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Circumcision derision

Call me cynical, but whenever a stalwart advocate of infant circumcision toots his own horn (“Circumcision is not only Jewish it’s good for you, op-ed, Jan. 4), I can’t help but wonder how many serial circumcisers (obstetricians, mohels and pediatricians) have invested in both “The American Circumcision Industry” and “The Circumcision Clamp Industry”? Talk about a cash cow.

“Thank God for gullible and naive parents,” these (benevolent?) charlatans might just say to one another.

Perhaps this is TMI, but I was (well circumcised) at birth, and in the mid-1980s, I contracted an STD — no “evil” foreskin to blame there. Gee, I hope I don’t shock the American medical-industrial complex with this information.

Abandoning an ancient tradition or cultural habit will never bring an end to a cataclysmic event. However, any infant that escapes an abusive practice should indeed be considered a David-and-Goliath moment.

Paul Zuppan   |   Walnut Creek


Obama’s true colors

President Obama has nominated former Sen. Chuck Hagel as secretary of defense. Hagel continuously has railed against the “Jewish lobby.” He was one of a handful of senators who refused to sign a letter designating Hezbollah as a terrorist organization. In 2000, under a wave of suicide bombings, Hagel was one of only four senators who refused to sign a letter in support of Israel.

This nomination perhaps gives some insight as to how our president truly regards Israel. But will this nomination make a difference with Jews who so fervently supported Mr. Obama in November? They may send letters of protest to Mr. Obama, but I would bet the same 70 percent of Jews would vote for him again. And even more telling, Obama knows this. No wonder he nominated Hagel.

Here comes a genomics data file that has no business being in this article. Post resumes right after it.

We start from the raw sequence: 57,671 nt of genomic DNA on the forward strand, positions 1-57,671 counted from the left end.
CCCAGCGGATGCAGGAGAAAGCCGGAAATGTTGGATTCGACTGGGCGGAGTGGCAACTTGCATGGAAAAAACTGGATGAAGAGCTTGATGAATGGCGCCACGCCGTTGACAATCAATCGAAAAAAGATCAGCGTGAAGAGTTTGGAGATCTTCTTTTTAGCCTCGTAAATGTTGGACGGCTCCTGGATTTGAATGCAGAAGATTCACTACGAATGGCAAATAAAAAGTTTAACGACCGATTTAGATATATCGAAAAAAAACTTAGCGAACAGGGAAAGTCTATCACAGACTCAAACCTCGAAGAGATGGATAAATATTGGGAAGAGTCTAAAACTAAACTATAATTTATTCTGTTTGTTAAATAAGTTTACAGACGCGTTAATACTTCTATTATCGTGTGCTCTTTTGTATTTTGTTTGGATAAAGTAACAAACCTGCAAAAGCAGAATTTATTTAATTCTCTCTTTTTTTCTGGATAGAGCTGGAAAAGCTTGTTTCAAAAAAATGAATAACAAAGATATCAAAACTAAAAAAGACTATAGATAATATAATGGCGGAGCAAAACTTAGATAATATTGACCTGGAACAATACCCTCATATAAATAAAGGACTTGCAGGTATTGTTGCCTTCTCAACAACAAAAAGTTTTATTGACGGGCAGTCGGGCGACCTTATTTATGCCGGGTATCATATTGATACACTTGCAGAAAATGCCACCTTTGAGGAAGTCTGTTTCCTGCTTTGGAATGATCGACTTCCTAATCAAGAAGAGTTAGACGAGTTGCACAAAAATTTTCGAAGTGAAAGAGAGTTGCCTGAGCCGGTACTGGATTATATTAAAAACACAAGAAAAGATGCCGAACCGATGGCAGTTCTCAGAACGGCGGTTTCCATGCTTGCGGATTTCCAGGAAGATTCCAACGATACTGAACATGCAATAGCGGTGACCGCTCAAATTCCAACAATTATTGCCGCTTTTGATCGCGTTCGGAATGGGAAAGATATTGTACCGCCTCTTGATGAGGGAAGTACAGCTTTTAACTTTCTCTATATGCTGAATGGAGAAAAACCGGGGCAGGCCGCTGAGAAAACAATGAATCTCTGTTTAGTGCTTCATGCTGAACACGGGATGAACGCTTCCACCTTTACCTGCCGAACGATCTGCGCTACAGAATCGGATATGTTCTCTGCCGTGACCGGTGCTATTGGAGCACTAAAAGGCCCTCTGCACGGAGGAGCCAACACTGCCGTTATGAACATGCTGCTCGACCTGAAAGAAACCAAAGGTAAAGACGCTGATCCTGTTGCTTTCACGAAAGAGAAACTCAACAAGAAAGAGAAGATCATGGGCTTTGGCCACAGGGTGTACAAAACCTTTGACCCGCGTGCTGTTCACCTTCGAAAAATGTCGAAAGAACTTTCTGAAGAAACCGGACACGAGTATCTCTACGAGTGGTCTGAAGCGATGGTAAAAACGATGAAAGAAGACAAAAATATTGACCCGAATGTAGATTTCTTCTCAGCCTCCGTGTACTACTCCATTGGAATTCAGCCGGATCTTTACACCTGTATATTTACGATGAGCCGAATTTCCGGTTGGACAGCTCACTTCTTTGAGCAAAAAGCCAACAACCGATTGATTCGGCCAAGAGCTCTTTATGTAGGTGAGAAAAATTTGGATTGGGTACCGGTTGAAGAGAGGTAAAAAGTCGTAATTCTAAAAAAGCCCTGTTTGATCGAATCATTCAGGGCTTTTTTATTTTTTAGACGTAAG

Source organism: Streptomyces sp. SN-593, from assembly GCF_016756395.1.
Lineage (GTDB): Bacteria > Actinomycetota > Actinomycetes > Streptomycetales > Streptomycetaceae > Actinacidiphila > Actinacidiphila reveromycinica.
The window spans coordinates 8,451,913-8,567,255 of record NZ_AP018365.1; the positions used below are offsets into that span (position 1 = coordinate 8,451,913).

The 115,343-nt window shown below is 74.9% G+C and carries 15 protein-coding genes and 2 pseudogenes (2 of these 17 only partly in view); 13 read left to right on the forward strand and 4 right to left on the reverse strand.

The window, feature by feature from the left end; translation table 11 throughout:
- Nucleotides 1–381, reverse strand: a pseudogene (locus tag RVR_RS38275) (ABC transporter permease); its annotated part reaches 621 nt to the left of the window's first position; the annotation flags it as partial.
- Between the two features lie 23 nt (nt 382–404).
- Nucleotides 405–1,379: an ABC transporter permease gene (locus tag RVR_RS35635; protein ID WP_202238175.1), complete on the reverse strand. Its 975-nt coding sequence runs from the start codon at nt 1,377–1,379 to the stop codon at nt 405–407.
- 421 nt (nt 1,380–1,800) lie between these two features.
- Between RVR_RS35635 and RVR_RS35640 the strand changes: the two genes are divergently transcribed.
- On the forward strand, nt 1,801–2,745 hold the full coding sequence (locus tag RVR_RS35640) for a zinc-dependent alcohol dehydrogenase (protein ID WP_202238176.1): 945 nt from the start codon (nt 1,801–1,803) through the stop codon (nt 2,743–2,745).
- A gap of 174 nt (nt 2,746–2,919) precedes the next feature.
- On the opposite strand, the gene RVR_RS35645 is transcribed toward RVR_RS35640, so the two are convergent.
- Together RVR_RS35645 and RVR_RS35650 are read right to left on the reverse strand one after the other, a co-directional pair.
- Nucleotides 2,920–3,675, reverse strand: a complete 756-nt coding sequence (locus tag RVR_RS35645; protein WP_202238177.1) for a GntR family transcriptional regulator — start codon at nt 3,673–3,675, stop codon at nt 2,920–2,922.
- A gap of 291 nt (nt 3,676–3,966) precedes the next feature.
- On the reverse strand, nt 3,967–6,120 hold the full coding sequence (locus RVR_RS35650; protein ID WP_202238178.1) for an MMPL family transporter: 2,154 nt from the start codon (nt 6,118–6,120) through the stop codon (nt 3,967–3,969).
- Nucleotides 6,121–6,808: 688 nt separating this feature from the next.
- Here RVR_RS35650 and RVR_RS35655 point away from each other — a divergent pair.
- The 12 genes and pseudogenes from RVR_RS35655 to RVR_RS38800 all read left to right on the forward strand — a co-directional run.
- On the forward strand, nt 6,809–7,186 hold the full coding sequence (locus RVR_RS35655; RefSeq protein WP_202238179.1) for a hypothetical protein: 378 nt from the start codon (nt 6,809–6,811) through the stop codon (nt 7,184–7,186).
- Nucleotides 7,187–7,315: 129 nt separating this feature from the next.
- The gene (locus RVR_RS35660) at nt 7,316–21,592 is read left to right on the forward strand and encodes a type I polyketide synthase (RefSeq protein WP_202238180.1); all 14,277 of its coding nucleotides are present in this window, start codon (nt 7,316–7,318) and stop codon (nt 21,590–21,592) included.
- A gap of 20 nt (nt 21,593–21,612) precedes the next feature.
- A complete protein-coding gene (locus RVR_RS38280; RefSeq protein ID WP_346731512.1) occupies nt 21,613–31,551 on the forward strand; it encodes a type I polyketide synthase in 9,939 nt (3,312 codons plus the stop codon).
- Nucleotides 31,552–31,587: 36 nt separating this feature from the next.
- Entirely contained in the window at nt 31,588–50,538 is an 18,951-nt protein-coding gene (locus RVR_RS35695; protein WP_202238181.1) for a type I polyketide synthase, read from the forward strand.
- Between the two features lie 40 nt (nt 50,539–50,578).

Scott Abramson   |   San Mateo


Muskets vs. semiautomatics

The Second Amendment says: “A well regulated Militia, being necessary to the security of a free State, the right of the people to keep and bear Arms, shall not be infringed.”

What is meant by “arms”? One could reasonably assume that at the adoption of the Bill of Rights, “arms” meant muskets and pistols.

Nations have signed arms control treaties. These “arms” include nuclear and chemical weapons — weapons of mass destruction. A chemical weapon is covered under the term “arms.” Clearly the Founding Fathers didn’t intend for citizens to have nuclear or chemical weapons. By similar reasoning, an AK-47 or any automatic/semiautomatic gun was not the original intent.

Since assault rifles and automatic guns do not give the hunted animal a “sporting“ chance to survive, limiting all guns to the single-shot type should not infringe hunters’ rights.

Voting for gun registration and background checks looks good on a politician’s voting record, but doesn’t really solve the problem. The Connecticut guns were registered to the killer’s mother, who would have passed background checks.

Our lawmakers and judges need to go back to the original intent of the Second Amendment. They should definitely rule that nuclear, chemical and automatic guns are not covered.

Rich Stiebel   |   Palo Alto


Gun ownership is not a Jewish value

I would like to ask Robert D. Altabet (“Do we need greater gun control,” op-ed Jan. 11) about those Jews who live in countries that ban personal possession of firearms: are they bad Jews? Do they scorn the Torah? Do they disrespect God? Are those countries anti-Semitic for denying Jews their “ethical obligations”?

Jewish tradition is one of rational thought and progress, not of continued bloodlust based on antiquated notions. The connection between Jewish values and gun ownership is non-existent.

Gerald Klein   |   Albany